I had the privilege of spending some time with Kim, Brenden, Livie, and the many kids at Project Samuel this past year. The kids are very keen to be with visitors and we had fun doing many different activities together.
One of the things, which the kids really enjoy, is sewing with the machines. Making a skirt can be as simple as cutting a rectangle of fabric, sewing a back seam, a hem and casing, and then adding elastic or a drawstring. Mistakes are patiently ripped out. Skirts and drawstring bags were made until the fabric was used up! It was not just the girls who were sewing, Isaac was eagerly making his own repairs on a pair of pants and he is pretty clever with figuring out how to solve some problems with the machines. The kids are very enthusiastic, which makes it fun to spend time with them in this or other activities.
Most evenings at the project there is a gathering for devotions. The children, housemothers, and Brenden and Kim take turns as leaders. Not being used to the Zambian accent, I often had to ask people to repeat what they said. Apparently this went both ways because one night when I was leading devotions many of the kids weren’t sure what I was saying. Judy volunteered to translate and although it was her first time at this, she did a great job.
There is always lots going on at Project Samuel. Some recent undertakings include putting up sturdy fencing around the garden and the clothesline, and putting in irrigation. If fences aren’t sturdy enough, the cows just push them down. Without fences the cows and goats eat the vegetables and the kids clothes. Many of their clothes are sporting cow-chewed holes. After many months of dry season there isn’t much green grass around so animals roam the community looking for what’s good to eat. Apparently clothes, as well as landscaping plants, taste good!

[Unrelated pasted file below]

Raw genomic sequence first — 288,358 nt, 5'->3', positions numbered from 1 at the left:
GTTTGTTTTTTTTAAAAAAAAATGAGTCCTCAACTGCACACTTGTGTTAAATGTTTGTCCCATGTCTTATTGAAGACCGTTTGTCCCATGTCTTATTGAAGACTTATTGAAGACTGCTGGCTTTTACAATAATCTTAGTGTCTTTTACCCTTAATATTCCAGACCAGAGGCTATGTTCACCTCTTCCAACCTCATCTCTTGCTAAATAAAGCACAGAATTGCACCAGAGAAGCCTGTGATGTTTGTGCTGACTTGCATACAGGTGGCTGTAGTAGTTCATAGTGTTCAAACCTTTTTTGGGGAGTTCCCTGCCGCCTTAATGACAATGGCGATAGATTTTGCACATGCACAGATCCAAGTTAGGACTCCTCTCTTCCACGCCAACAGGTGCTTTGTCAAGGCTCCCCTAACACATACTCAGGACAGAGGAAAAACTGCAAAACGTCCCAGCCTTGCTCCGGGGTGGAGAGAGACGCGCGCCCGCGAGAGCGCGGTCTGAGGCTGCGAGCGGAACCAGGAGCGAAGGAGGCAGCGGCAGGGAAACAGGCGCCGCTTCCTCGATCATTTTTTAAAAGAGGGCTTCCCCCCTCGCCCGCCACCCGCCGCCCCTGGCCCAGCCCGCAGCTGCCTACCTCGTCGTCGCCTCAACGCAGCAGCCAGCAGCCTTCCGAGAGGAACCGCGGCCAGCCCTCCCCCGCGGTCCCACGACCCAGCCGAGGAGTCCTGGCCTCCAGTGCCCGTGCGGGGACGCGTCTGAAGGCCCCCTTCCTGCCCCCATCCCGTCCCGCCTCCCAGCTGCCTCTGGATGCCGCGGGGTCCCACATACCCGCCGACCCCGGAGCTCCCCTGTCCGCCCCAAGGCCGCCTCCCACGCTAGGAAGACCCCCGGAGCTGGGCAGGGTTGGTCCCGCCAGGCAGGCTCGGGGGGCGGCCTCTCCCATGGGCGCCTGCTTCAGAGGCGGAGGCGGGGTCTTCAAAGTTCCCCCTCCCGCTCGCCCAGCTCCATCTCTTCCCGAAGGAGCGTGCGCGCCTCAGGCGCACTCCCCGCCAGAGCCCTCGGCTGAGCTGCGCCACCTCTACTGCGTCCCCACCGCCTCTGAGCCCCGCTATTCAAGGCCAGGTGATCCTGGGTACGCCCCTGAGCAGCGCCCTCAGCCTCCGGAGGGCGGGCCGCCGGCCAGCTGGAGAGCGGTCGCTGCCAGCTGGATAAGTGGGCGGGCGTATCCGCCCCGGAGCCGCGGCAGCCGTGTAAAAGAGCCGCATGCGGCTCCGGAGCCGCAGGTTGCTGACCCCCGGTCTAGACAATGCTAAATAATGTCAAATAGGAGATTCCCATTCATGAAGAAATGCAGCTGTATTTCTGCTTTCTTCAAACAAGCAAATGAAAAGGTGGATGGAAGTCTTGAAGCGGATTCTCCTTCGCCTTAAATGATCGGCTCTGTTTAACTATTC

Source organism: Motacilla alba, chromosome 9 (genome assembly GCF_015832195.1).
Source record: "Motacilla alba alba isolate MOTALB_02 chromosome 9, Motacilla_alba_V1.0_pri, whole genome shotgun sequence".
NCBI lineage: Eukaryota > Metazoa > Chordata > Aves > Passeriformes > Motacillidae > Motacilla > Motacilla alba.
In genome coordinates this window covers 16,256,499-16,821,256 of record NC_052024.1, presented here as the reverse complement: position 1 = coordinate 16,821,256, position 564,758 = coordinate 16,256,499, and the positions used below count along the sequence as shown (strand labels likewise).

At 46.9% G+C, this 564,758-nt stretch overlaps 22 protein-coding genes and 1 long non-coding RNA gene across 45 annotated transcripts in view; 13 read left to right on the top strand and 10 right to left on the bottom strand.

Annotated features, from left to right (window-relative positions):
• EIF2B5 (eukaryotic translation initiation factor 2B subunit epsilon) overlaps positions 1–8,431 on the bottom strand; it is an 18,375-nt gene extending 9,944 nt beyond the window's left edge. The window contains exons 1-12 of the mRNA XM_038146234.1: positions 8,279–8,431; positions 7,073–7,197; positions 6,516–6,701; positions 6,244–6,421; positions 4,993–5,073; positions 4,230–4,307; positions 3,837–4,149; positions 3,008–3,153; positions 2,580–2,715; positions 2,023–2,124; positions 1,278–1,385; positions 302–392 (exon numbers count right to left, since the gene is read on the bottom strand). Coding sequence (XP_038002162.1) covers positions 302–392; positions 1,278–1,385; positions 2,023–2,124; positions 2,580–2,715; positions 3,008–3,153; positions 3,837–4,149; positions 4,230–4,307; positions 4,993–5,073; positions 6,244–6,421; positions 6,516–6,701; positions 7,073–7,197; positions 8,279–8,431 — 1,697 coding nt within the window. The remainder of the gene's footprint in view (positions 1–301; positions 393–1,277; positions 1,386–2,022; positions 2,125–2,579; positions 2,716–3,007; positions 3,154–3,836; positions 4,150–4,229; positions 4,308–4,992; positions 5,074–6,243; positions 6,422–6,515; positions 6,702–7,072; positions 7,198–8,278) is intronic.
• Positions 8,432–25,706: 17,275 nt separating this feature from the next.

After the new fences went up and the irrigation went in we picked up many many vegetable seedlings and the kids helped with getting them planted. They had to dig the holes, place the seedlings, and push soil back in, covering their roots. The old saying about many hands making light work is definitely true. I enjoyed working alongside them to get their garden planted.
While we were out planting one day we had a good laugh when one of the wandering cows stuck its head through an opening in a plastic chair and got stuck. The cow started rearing like a bucking broncho, which upset the other cows near it. They got skittish and the first cow headed off bawling into the field with the chair still on its head! Their owner must have had quite a surprise when the cow arrived home that night sporting a bright green chair. The kids in Zambia are ready for and definitely enjoy a good laugh.
They are also great at entertaining Kim and Brenden’s little Livie. Their antics give her lots of smiles. It was a joy to spend this time at Project Samuel and I look forward to visiting again!